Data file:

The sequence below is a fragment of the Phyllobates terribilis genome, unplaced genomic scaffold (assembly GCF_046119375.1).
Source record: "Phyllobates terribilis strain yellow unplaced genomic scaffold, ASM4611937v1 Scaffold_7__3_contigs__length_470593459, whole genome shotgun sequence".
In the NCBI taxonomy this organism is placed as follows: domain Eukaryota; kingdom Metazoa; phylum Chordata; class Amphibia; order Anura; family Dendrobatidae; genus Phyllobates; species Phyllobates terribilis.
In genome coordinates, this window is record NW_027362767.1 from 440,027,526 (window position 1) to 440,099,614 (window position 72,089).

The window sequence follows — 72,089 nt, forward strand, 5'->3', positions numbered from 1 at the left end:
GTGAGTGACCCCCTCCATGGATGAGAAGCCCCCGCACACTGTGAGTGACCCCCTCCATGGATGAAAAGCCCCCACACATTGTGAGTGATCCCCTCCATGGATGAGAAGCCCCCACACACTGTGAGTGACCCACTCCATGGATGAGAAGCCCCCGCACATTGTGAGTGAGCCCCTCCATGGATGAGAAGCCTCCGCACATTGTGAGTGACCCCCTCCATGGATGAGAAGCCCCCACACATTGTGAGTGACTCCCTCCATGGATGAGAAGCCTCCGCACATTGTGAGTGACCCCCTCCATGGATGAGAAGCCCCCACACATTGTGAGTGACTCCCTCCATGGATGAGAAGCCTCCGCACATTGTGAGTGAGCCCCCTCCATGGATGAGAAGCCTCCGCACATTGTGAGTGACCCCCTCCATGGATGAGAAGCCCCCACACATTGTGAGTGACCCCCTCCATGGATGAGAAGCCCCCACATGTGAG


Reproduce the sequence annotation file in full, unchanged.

The sequence below is a fragment of the Phyllobates terribilis genome, unplaced genomic scaffold (assembly GCF_046119375.1).
Source record: "Phyllobates terribilis strain yellow unplaced genomic scaffold, ASM4611937v1 Scaffold_7__3_contigs__length_470593459, whole genome shotgun sequence".
In the NCBI taxonomy this organism is placed as follows: domain Eukaryota; kingdom Metazoa; phylum Chordata; class Amphibia; order Anura; family Dendrobatidae; genus Phyllobates; species Phyllobates terribilis.
In genome coordinates, this window is record NW_027362767.1 from 440,027,526 (window position 1) to 440,099,614 (window position 72,089).

The window sequence follows — 72,089 nt, forward strand, 5'->3', positions numbered from 1 at the left end:
GTGAGTGACCCCCTCCATGGATGAGAAGCCCCCGCACACTGTGAGTGACCCCCTCCATGGATGAAAAGCCCCCACACATTGTGAGTGATCCCCTCCATGGATGAGAAGCCCCCACACACTGTGAGTGACCCACTCCATGGATGAGAAGCCCCCGCACATTGTGAGTGAGCCCCTCCATGGATGAGAAGCCTCCGCACATTGTGAGTGACCCCCTCCATGGATGAGAAGCCCCCACACATTGTGAGTGACTCCCTCCATGGATGAGAAGCCTCCGCACATTGTGAGTGACCCCCTCCATGGATGAGAAGCCCCCACACATTGTGAGTGACTCCCTCCATGGATGAGAAGCCTCCGCACATTGTGAGTGAGCCCCCTCCATGGATGAGAAGCCTCCGCACATTGTGAGTGACCCCCTCCATGGATGAGAAGCCCCCACACATTGTGAGTGACCCCCTCCATGGATGAGAAGCCCCCACATGTGAG